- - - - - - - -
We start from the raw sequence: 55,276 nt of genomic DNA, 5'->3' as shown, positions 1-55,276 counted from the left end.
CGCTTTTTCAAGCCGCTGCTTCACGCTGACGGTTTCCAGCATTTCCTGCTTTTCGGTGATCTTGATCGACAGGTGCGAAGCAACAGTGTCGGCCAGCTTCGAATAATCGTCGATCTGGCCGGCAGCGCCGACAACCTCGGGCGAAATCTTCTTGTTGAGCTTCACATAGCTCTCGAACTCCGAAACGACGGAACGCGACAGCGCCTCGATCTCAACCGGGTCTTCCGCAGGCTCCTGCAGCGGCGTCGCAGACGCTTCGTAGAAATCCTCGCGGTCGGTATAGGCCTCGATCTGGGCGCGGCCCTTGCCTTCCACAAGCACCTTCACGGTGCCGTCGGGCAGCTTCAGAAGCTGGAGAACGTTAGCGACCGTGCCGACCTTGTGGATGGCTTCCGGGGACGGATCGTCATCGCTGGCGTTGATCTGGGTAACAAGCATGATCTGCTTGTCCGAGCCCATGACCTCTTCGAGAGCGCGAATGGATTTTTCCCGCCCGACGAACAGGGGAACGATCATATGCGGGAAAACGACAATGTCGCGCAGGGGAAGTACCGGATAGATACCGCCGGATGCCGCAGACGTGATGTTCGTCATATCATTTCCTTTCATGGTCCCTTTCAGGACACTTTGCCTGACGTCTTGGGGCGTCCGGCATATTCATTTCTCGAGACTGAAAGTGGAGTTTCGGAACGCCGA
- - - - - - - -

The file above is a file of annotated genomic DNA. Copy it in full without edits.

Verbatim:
We start from the raw sequence: 55,276 nt of genomic DNA, 5'->3' as shown, positions 1-55,276 counted from the left end.
CGCTTTTTCAAGCCGCTGCTTCACGCTGACGGTTTCCAGCATTTCCTGCTTTTCGGTGATCTTGATCGACAGGTGCGAAGCAACAGTGTCGGCCAGCTTCGAATAATCGTCGATCTGGCCGGCAGCGCCGACAACCTCGGGCGAAATCTTCTTGTTGAGCTTCACATAGCTCTCGAACTCCGAAACGACGGAACGCGACAGCGCCTCGATCTCAACCGGGTCTTCCGCAGGCTCCTGCAGCGGCGTCGCAGACGCTTCGTAGAAATCCTCGCGGTCGGTATAGGCCTCGATCTGGGCGCGGCCCTTGCCTTCCACAAGCACCTTCACGGTGCCGTCGGGCAGCTTCAGAAGCTGGAGAACGTTAGCGACCGTGCCGACCTTGTGGATGGCTTCCGGGGACGGATCGTCATCGCTGGCGTTGATCTGGGTAACAAGCATGATCTGCTTGTCCGAGCCCATGACCTCTTCGAGAGCGCGAATGGATTTTTCCCGCCCGACGAACAGGGGAACGATCATATGCGGGAAAACGACAATGTCGCGCAGGGGAAGTACCGGATAGATACCGCCGGATGCCGCAGACGTGATGTTCGTCATATCATTTCCTTTCATGGTCCCTTTCAGGACACTTTGCCTGACGTCTTGGGGCGTCCGGCATATTCATTTCTCGAGACTGAAAGTGGAGTTTCGGAACGCCGA